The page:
4. I use two GX80 and I am very pleased with the results. It is the cheapest camera made by Panasonic. In my professional career I used several Fuji and Nikon cameras, but haven’t been as pleased as with this Panny. A cheap camera with just an aperture and a manual setting and an exposure compensation is just all I need. The GX80 does have both these settings, so it fullfills all my needs. An higher pixelcount is not needed, as I made lovely 60×90 prints with a 6mpx Fuji (one of them is for 17 years still on my wall), so 16 mpx is more than sufficient for me.

  5. Please rent a Panasonic camera and let us know how you like the results 🙂 I have a Sony A7RII and LOVE it. I do only still photography, mostly on a tripod, and use only manual focus lenses, so I don’t miss the improvements of the more recent versions (plus, it’s a bargain at current pricing).

  6. i have the GX9 and GX85 with the Leica 12-60 on one and the Leica 8-18 on the other. Both are great,but the GX9 is a particular joy to use. The IQ is excellent on both and noise is hard to find. I also have the X-T3 with the 16-80 and 10-25. I just got it and am not yet sure I’m any better off with the Fuji than the GX9. Certainly the Pany with the dual OIS is fabulous for portable handheld use. My 13×19 prints more than satisfy me.

  7. I’m like you …all about the weight . I broke my PANASONIC GX7 and went with Fuji XT3 when it was released . Love the controls / layout etc . Low light performance ..not great . Lenses …well I started with 18-55 ..but moved on to 16-55 2.8 ..much heavier ..no stabilisation, 55-200 , 10-24. However …wanting to go back to 4/3 because of weight issue …I, am torn between Olympus and Panasonic .

  8. Hi Robin
    You are lightweight photographer and at the same time you look for better file quality. Did you look at Hasselblad X1D? I am not into exact grams and dimensions, but although I am nearing my 70ies, I do not find it too heavy or too large.
    The body is lightweight, lenses are not much larger (if any) than e.g. Nikon S line. The body has roughly the same dimensions like Nikon Z7 (smaller than D850!). I am very happy with the larger format and overall file quality. Especially, colors are beautiful.
    I know, Hasselblad seems to be very expensive, but one gets a lot for the money. I was lucky to buy mine second hand in mint condition. I carry the body and 3 lenses (primes) in my old Think Tank Retrospective 10 shoulder bag. It is the same bag I usually carry Nikon Z7 or D850, D850 being very tight, more so than X1D…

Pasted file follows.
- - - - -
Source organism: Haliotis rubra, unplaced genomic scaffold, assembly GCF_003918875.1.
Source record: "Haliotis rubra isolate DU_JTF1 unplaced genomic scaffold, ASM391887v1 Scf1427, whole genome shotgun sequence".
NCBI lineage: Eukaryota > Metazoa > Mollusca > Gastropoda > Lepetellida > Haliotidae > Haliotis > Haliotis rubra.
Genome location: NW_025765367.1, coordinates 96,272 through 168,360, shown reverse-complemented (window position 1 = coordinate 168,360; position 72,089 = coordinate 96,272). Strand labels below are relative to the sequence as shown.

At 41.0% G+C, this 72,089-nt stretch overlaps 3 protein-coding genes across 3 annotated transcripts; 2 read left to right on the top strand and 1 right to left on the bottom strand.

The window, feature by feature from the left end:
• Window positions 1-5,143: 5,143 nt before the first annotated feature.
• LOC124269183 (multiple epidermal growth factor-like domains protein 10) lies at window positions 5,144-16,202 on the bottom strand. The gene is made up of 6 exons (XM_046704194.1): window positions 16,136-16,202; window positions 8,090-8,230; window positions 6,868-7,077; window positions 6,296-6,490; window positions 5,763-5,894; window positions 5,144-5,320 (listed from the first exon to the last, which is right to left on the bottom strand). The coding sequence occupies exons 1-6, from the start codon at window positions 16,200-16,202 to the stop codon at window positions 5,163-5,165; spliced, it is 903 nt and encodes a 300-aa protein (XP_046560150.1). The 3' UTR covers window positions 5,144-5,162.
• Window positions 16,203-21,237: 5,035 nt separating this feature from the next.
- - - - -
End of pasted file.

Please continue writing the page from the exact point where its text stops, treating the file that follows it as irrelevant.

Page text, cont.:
One important aspect for me at least is, not to change brands if possible/very often. I need some time to get used to a camera, until I am really one with it. After/ in spite of decades with Nikon, I found the UI of Hasselblad intuitive and very easy for me and after only a walk or two I am able to handle it without hesitations.
    Take care and stay healthy!

  9. I have been a long time Nikon user having two D810 cameras and are very satisfied with the results from the raw images. When the USA & USSR went to the moon they chose NIkon cameras to take with them, that is good enough for me.
    Best Wishes John.

  10. Robin,
    As I recall, at one time you seemed to enjoy the Panasonic LX5/7 and the GX1. I suggest you take a look at the latest incarnation of the GX series, the 20MP GX9. If you can accept the smaller MFT sensor, the camera abounds in features well suited for the type of landscape work you have been doing. I particularly like the tilting screen and the tilting EVF. Put the Panasonic/Leica glass on it and enjoy convenient hand held shooting steadied by the very effective dual stabilization. Add the inherent increased depth of field of the smaller sensor and enjoy sharpness from here to there. Oh yes, and it’s light weight.